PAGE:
Do citizens have choice of identity or will state impose one, Bengal asks SC

New Delhi, Feb 13 (IANS) The West Bengal government on Tuesday told the Supreme Court that the fundamental question in Aadhaar is whether citizens have a choice of identity or state will impose one s it argued that Aadhaar violated several fundamental rights including right to life and privacy.

Contending that Aadhaar overrides the some of the fundamental rights guaranteed under the Constitution, the West Bengal government told the five judge constitution bench headed by Chief Justice Dipak Misra that any validation of Aadhaar would bind the generations to come.

Other judges oil the constitution bench are Justice A.K.Sikri, Justice A.M.Khanwilkar, Justice D.Y.Chandrachud and Justice Ashok Bhushan.

“The Effect of ADM Jabalpur judgment (in 1976) was temporary as it ended with (the lifting) of emergency (in 1977) but the verdict in Aadhaar case upholding it would bind our children, grandchildren and unborn,” said senior counsel Kapil Sibal arguing for the state, Trinamool Congress lawmaker Mahua Moitra and lawyer Raghav Tankha.

The top court in ADM Jabalpur case had upheld the suspension of fundamental rights during the 21-month emergency (June 25, 1975-March 21, 1977) by then Prime Minister Indira Gandhi government.

Taking the court through various provisions of the Constitution to show that they were shadowed by the State’s insistence on Aadhaar, Sibal said: “My right to livelihood is protected by the Constitution. (But State says) you will not get your right to livelihood unless you prove your identity (by insisting on Aadhaar). That will amount to extinguishing my right.”

He said these entitlements are based on the Constitution andcan’t be taken away by the Aadhaar Act, adding powers of the State are limited and it can do things only within the constitutional framework.

At this Justice Chandrachud said that government may be seeing Aadhaar as an enabler to access benefits’ under the welfare schemes for those have no other identity proof.

Questioning Sibal’s submission that every citizen has some or the other identity proof, he said: “You may be wrong to assume that every Indian has one or the other proof of identity. Suppose the government was to assert that there is a large segment of society, including migrant labourers, who have absolutely no proof of identity. Then the Aadhaar is an enabler.”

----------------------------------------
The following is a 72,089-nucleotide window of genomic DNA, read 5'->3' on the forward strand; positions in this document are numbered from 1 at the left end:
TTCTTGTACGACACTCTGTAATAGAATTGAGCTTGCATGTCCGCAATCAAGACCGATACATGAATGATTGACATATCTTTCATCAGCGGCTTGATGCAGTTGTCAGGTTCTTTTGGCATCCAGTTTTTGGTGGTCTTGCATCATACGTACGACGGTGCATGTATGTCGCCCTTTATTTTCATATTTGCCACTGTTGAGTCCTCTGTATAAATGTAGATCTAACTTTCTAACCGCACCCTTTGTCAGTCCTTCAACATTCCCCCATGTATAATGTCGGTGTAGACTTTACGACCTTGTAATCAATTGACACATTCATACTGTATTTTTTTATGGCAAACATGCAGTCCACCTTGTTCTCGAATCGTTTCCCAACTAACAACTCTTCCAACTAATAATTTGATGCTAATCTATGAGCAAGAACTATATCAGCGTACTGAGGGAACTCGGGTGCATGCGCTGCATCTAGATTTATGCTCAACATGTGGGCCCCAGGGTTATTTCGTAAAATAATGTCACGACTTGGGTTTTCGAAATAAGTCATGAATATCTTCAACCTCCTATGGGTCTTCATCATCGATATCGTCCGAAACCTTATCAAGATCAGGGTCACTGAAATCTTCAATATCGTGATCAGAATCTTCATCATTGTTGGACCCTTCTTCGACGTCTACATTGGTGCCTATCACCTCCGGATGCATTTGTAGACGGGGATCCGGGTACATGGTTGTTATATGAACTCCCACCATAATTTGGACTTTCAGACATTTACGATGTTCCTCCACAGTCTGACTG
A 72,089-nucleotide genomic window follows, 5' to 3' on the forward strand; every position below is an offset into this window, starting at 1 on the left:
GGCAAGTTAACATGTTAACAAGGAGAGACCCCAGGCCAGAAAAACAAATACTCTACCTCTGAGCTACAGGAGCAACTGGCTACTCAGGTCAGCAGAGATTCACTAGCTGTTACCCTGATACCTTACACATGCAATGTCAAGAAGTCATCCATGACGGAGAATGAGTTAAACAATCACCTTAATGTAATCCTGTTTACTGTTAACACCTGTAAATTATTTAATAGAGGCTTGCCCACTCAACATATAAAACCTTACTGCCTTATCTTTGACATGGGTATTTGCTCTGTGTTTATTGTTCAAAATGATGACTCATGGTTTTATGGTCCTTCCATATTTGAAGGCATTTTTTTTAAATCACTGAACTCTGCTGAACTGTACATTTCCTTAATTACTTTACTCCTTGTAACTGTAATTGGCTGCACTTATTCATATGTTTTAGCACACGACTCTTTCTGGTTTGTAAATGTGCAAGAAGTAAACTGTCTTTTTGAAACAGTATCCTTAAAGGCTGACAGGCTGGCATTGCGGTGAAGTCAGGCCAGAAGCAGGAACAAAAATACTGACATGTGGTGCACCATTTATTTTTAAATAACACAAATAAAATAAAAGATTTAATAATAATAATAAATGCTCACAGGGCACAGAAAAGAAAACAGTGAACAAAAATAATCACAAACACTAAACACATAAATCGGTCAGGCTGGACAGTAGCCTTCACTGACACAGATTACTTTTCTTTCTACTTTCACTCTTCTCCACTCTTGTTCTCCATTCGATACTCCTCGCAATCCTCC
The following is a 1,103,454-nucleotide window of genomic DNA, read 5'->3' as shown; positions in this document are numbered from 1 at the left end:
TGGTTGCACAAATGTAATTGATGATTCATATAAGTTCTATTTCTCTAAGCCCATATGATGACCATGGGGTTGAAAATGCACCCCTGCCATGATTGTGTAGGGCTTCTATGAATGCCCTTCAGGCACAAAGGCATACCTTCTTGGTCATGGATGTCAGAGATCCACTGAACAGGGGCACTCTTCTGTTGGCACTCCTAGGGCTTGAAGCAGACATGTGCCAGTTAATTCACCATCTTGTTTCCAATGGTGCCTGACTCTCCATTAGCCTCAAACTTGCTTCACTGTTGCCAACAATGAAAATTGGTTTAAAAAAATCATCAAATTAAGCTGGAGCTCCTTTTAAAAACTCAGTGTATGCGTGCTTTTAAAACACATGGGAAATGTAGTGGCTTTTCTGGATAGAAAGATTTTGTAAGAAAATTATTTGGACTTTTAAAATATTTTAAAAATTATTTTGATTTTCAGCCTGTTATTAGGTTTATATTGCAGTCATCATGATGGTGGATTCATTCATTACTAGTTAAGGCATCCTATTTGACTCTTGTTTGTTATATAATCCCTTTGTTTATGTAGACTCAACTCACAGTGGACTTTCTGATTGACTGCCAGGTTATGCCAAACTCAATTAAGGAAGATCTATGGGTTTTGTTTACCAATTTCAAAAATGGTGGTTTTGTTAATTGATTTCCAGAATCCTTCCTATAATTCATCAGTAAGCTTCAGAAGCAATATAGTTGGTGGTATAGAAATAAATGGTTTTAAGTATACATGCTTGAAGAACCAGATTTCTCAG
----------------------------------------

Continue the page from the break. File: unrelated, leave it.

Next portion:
Sibal said that if a person does not have any of the identity proof then he can’t get Aadhaar in the first instance.

As Justice Sikri said that government’s rational of Aadhaar biometric could be that other identities are prone to fraud or being faked, Sibal said: “If there is a violation of law, punish those but can’t have a policy to make all to have another identity (Aadhaar) who are not involved in any violation of law.”

Sibal maintained people have right to open a bank account, free movement and travel and so on but conditions are imposed, then the rights are “manipulated”, adding that citizens have 18 different identities including passport, PAN, ration card, driving licence and why can’t they be allowed to use one of them to access benefits.

ReferrinA to a widow living in a shelter home being asked to produce Aadhaar number to get benefits, senior counsel Gopal Subramanium drew a parallel with the freedom struggle when a number was given to the freedom fighter in jail by the colonial rulers.

Appearing for Maj. General S.G. Vombatkere (retd) and Col. Mathew Thomas (retd), he said: “A human identity can’t be translated into digital identity.”

Referring to the doctrine of strict necessity, Subramanium said that insistence on Aadhaar compromised the fundamental rights involving dignity, freedom, equality and privacy and anonymity of the citizens receiving doles from the state under welfare scheme was part of Article 21 as it involved their dignity.

The court asked him whether the sustenance of anonymity would not run counter to the entitlements under the Directive Principles of State Police under Part IV of the Constitution.

Citing the distinction between a natural person and the digital person, the court asked whether digital person is dehumanised one and asked him to address it on both counts on next hearing on February 15.

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